Porn Publisher Larry Flynt Uses Penile Implant at Age 70

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Erik, one of Kramer's patients who did not want to share his last name, became impotent in 1997 just before he turned 40 because of hypogonadism, a condition where the body does not produce enough testosterone. "It was awful," he said. "I was way too young."

First he tried Viagra, then injections. "I would take an insulin needle and stick it in my penis," said Erik, now 55. "It was marvelous at the time, but after 10 years, it wore off."

In 2008, he had surgery for a penile implant. "It works fabulously," he said. Erik's wife is especially pleased and doesn't seem to mind the "funny, squeaky noise" it makes as he squeezes the pump about 30 times to achieve firmness.

"It's like being 25 all over again," said Erik. "The implant allows me to do it anytime, anywhere."

Surgery takes less than one hour and most times the man is under anesthesia. Recovery is usually about six to eight weeks before the patient can have sexual intercourse.

"It's relatively noninvasive," said Dr. David Gentile, associate professor of urology at University of Rochester Medical Center, who on average does at least one penile implant surgery a week.

"It sounds very intimidating, but it's not nearly as bad as one would think, especially because when you look at the apparatus, it spooks people."

The cost is daunting, about $18,000, although most insurance plans cover the surgery. The lifespan of the implant, made by several manufacturers, is about 10 to 12 years, but doctors say that with advances in materials, the mechanical failure rate is low and only rarely must parts be replaced.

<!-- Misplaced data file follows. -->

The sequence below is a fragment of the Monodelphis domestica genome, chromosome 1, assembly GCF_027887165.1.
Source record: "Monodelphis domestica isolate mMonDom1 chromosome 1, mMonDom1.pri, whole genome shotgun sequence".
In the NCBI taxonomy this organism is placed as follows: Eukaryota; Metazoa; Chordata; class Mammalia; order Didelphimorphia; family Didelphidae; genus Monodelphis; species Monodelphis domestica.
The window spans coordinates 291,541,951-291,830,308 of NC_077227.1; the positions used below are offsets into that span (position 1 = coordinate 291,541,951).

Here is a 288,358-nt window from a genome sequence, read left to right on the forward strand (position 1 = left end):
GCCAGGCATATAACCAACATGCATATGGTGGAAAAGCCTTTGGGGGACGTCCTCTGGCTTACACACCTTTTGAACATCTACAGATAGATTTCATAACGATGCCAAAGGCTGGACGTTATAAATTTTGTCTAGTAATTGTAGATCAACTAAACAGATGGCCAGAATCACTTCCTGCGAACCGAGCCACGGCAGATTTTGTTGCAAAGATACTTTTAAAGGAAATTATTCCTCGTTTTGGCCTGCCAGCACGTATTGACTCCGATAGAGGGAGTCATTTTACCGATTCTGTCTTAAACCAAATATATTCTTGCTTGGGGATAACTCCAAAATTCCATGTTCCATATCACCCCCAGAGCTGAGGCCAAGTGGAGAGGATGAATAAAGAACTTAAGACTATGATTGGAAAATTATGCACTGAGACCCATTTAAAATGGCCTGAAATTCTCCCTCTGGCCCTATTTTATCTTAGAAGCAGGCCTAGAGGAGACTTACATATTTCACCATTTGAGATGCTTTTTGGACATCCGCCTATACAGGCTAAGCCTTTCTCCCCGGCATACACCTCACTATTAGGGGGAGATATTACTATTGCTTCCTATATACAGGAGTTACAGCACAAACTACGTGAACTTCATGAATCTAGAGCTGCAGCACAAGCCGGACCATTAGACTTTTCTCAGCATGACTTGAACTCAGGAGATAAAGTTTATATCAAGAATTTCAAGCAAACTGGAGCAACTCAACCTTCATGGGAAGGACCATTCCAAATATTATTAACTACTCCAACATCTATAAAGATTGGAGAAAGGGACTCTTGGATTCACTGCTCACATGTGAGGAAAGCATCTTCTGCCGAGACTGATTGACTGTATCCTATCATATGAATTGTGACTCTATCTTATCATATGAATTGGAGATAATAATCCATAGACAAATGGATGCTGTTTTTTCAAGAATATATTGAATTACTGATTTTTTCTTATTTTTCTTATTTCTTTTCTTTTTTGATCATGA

"By the time I see them, they are begging for the implant," said Gentile. "They have an exponentially high partner satisfaction rate."

Some spouses have told Gentile that their husband is "better than any teenager." A man can have an erection as long as he wants, as he controls the device.

More spontaneous, the penile implant allows the couple to engage in uninterrupted foreplay. "She can inflate the device and it's much more natural," he said.

Don Martin, a North Carolina psychologist, had a retropubic prostatectomy in 1996 at the age of 48, before laparoscopic and nerve-sparing surgery techniques were perfected.

"It sort of went from being everything was wonderful to hardly anything worked," said Martin, who is now 64.

Injections had the opposite effect, giving him an uncomfortable erection lasting for five or six hours. Drugs like Viagra and Cialis caused flushing of his skin that continued hours after intercourse.

The vacuum device was painful. "You slip a rubber ring at the base, so it's like your penis is not attached to your body," he said. "There's not much feeling or sensation."

Martin and his wife, who had been married only seven years, settled for sex without penetration."It caught us both by surprise," he said. "We had been expecting an active and enjoyable sex life."

Just last summer, Martin had surgery for a penile implant. "In some ways it's better than before -- something you can count on," he said.

Both Erik and Martin say their wives are happy customers, but their doctor Kramer said that is not always the case for middle-aged women who have become accustomed to not being sexually active.

"I have done thousands of these surgeries and seen every possible story," said Kramer. "One guy was doing great, but when we asked him about his wife, he said they were divorced. But I've seen men who come in and say my wife is going to leave me if I do not provide her with sex.

"It saves marriages and it ruins them, too."

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